Security is a pain for American Dental Association: Ransomware infection feared

Plus: Another university hit with malware, and more


In brief The Black Basta crime gang has claimed it infected the American Dental Association with ransomware.

While the professional association confirmed to The Register it was the victim of a "cybersecurity incident" that occurred on or around April 21, it did not disclose the nature of the attack.

As of Friday last week, the organization "is currently executing an ongoing, active and vigorous investigation into the nature and scope of the technical difficulties in cooperation with federal authorities," we're told. "The ADA recognizes unsubstantiated reports are being circulated by organizations with no connection to this investigation."

In an earlier email sent to a member and shared with The Register, the ADA said the attack disrupted some of its email, phone, and chat systems. We note that the ADA's website suggests people contact a gmail.com address if they have any queries, indicating the extent of the cyber-assault.

The association also notified federal law enforcement and hired third-party security specialists "to investigate the impact on ADA systems and restore full system functionality," the email said. "At this time, there is no indication any member information or other data has been compromised, however our investigation is still underway." 

The Malware Hunter Team tweeted that Black Basta, a new ransomware gang, was behind the attack, and showed a screenshot in which the crooks claimed to have leaked 30 percent of the data stolen in the attack. 

The same group of miscreants also claimed responsibility for a blow against German wind turbine company Deutsche Windtechnik, which was hit by a cyberattack in April. That biz hasn't said if that was a ransomware attack.

Because of the crime gang's emergence, and its preference for double-extortion ransomware techniques, some security researchers have suggested this could be a rebrand of the Conti gang.

"The leak site feels much too similar to Conti's," the Malware Hunter Team tweeted. "The payment site is similar, too. How their support people talk is also basically same."

But whether it is or isn't the notorious crime gang under a new moniker, it's a good reminder to remain on guard, said Neil Jones, director of cybersecurity evangelism at security and compliance firm Egnyte.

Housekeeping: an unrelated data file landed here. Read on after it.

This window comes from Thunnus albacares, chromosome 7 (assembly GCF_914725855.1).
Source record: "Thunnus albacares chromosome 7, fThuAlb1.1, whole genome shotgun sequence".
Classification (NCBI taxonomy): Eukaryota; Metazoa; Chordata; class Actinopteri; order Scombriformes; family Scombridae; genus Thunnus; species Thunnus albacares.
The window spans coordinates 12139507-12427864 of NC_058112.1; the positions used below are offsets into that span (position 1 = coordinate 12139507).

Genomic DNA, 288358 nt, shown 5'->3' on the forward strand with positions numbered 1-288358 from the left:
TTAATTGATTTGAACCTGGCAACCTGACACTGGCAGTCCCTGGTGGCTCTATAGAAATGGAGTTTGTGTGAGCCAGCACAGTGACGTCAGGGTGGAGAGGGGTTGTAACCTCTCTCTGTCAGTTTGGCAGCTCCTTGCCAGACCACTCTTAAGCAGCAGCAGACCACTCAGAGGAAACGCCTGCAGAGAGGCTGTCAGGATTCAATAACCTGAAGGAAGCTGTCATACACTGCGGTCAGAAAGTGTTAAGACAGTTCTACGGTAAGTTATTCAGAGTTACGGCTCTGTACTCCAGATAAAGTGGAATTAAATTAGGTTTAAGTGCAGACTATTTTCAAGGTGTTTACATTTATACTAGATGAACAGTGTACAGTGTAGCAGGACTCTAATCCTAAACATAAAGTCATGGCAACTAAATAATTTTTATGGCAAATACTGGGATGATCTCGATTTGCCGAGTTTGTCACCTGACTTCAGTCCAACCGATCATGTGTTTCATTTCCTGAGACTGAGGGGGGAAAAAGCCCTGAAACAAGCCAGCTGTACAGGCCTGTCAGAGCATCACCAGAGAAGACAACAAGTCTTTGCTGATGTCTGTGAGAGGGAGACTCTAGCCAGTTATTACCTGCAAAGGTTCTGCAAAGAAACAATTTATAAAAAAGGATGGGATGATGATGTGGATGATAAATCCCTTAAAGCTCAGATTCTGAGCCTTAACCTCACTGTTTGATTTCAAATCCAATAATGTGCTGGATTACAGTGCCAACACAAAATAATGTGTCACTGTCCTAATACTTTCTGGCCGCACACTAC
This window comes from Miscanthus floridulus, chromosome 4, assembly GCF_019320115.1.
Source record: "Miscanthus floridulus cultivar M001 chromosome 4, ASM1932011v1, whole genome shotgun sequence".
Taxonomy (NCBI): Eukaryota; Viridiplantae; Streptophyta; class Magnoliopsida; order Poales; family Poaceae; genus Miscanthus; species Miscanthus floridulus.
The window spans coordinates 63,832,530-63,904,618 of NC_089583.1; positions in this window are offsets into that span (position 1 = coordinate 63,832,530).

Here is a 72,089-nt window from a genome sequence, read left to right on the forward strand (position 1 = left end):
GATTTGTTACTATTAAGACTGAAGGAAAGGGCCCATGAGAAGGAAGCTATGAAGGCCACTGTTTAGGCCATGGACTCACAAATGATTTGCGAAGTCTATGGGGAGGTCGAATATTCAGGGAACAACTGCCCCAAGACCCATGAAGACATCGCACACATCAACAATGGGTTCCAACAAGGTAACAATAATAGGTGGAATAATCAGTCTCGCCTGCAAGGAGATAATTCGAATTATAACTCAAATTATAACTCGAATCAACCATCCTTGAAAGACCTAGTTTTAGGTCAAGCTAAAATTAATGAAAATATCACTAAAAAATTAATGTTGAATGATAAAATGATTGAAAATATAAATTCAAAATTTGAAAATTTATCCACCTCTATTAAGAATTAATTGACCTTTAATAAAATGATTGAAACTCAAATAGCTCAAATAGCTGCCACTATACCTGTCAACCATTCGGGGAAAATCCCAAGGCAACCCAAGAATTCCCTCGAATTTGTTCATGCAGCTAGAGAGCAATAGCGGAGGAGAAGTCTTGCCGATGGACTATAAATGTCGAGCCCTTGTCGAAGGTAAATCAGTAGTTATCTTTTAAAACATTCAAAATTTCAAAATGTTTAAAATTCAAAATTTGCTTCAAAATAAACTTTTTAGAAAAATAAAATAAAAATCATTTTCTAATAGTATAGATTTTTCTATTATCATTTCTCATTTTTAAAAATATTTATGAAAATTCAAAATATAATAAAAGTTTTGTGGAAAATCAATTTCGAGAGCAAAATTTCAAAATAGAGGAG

"The emergence of the Black Basta ransomware gang reminds us that new cyber-attack organizations can be spun up and disbanded quickly, so organizations of all sizes need to remain vigilant for potential attacks," he told The Register.

US university hit with ransomware

Austin Peay State University canceled exams on Friday after ransomware hit the Tennessee school.

In a series of tweets on Wednesday, the university confirmed the outbreak. "We are under a Ransomeware (sic) attack," according to one tweet. "If your computer is connected to the APSU network, please disconnect IMMEDIATELY."

A subsequent warning screamed: "THIS IS NOT A TEST. SHUT DOWN ALL COMPUTERS NOW!"

Emsisoft threat analyst Brett Callow, noted that Austin Peay State University is the 12th US college or university to experience a ransomware attack so far this year. Data was stolen in at least 10 of those, he added.

This follows a banner year for miscreants in 2021 who attacked a total of 26 colleges and universities with ransomware.

CISA! taps! former! Yahoo! exec!

Former Yahoo! and Twitter cybersecurity chief Bob Lord will join CISA as a senior technical advisor in the US agency's cybersecurity division.

Lord also was the Democratic National Committee's first chief security officer. He joined the DNC in 2018 where he worked to clean up campaign security after the 2016 mess during which Russian state-sponsored cybercriminals infiltrated the DNC and Hillary Clinton's presidential campaign.